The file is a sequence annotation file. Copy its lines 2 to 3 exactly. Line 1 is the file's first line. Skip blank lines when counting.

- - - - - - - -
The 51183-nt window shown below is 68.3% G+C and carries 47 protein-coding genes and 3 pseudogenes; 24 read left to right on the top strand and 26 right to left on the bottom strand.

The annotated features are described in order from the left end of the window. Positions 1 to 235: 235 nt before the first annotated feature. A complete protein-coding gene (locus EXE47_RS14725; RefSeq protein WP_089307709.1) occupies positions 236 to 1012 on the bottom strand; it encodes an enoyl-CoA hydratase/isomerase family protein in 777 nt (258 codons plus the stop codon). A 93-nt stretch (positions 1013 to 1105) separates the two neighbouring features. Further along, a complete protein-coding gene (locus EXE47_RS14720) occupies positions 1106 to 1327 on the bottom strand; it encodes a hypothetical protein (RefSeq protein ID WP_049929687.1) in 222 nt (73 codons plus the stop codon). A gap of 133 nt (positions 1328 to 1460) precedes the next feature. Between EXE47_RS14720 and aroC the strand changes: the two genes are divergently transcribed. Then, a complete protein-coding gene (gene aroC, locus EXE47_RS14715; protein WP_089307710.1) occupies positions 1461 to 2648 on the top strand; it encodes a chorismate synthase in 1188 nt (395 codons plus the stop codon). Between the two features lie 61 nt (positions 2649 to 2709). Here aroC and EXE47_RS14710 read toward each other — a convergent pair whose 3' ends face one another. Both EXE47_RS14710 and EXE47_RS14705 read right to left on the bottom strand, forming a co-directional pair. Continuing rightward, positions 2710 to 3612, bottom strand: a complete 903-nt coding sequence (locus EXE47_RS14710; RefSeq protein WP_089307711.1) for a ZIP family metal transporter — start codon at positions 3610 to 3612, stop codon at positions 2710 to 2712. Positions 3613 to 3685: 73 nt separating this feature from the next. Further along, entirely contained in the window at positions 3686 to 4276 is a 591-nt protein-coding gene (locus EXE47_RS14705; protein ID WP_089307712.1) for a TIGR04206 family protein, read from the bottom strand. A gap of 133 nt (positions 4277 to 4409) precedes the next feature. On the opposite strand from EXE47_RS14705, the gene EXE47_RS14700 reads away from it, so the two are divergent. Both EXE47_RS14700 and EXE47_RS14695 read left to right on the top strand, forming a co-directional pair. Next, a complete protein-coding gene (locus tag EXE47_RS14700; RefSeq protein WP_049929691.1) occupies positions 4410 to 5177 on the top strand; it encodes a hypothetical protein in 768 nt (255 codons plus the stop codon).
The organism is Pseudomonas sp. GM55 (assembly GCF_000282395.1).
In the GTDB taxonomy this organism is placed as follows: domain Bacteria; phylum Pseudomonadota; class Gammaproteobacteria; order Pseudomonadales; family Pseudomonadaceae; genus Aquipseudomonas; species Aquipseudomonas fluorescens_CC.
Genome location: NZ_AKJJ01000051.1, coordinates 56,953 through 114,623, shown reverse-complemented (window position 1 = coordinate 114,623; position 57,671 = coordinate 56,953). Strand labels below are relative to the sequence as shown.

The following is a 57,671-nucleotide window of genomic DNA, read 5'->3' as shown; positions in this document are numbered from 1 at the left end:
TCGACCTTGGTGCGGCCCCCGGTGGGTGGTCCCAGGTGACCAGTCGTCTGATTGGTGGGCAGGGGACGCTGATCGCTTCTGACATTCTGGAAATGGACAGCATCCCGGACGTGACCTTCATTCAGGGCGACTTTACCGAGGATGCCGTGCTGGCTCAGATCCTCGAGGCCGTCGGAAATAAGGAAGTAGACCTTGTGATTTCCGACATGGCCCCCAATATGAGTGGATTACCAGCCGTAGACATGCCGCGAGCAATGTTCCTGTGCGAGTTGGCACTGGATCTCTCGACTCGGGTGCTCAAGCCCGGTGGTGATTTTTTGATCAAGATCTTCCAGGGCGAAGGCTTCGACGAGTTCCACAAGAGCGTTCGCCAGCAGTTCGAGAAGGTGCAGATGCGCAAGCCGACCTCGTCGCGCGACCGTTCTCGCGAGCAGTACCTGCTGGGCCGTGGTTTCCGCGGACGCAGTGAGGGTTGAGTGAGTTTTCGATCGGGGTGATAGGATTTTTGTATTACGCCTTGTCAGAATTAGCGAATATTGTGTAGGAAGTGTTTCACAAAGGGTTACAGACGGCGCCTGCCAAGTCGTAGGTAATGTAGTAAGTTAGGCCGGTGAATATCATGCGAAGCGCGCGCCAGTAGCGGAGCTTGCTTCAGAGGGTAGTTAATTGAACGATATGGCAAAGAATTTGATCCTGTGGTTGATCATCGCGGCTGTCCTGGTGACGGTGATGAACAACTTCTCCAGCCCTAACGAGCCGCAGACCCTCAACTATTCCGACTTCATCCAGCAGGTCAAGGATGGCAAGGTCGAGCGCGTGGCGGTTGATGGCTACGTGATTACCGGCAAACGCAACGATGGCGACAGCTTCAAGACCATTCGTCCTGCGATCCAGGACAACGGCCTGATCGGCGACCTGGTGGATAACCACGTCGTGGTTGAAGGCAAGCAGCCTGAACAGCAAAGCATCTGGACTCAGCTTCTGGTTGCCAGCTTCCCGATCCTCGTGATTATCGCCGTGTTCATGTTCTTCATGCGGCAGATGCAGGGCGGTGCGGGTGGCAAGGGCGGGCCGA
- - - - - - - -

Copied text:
The annotated features are described in order from the left end of the window. Positions 1 to 235: 235 nt before the first annotated feature. A complete protein-coding gene (locus EXE47_RS14725; RefSeq protein WP_089307709.1) occupies positions 236 to 1012 on the bottom strand; it encodes an enoyl-CoA hydratase/isomerase family protein in 777 nt (258 codons plus the stop codon). A 93-nt stretch (positions 1013 to 1105) separates the two neighbouring features. Further along, a complete protein-coding gene (locus EXE47_RS14720) occupies positions 1106 to 1327 on the bottom strand; it encodes a hypothetical protein (RefSeq protein ID WP_049929687.1) in 222 nt (73 codons plus the stop codon). A gap of 133 nt (positions 1328 to 1460) precedes the next feature. Between EXE47_RS14720 and aroC the strand changes: the two genes are divergently transcribed. Then, a complete protein-coding gene (gene aroC, locus EXE47_RS14715; protein WP_089307710.1) occupies positions 1461 to 2648 on the top strand; it encodes a chorismate synthase in 1188 nt (395 codons plus the stop codon). Between the two features lie 61 nt (positions 2649 to 2709). Here aroC and EXE47_RS14710 read toward each other — a convergent pair whose 3' ends face one another. Both EXE47_RS14710 and EXE47_RS14705 read right to left on the bottom strand, forming a co-directional pair. Continuing rightward, positions 2710 to 3612, bottom strand: a complete 903-nt coding sequence (locus EXE47_RS14710; RefSeq protein WP_089307711.1) for a ZIP family metal transporter — start codon at positions 3610 to 3612, stop codon at positions 2710 to 2712. Positions 3613 to 3685: 73 nt separating this feature from the next. Further along, entirely contained in the window at positions 3686 to 4276 is a 591-nt protein-coding gene (locus EXE47_RS14705; protein ID WP_089307712.1) for a TIGR04206 family protein, read from the bottom strand. A gap of 133 nt (positions 4277 to 4409) precedes the next feature. On the opposite strand from EXE47_RS14705, the gene EXE47_RS14700 reads away from it, so the two are divergent. Both EXE47_RS14700 and EXE47_RS14695 read left to right on the top strand, forming a co-directional pair. Next, a complete protein-coding gene (locus tag EXE47_RS14700; RefSeq protein WP_049929691.1) occupies positions 4410 to 5177 on the top strand; it encodes a hypothetical protein in 768 nt (255 codons plus the stop codon).
The organism is Pseudomonas sp. GM55 (assembly GCF_000282395.1).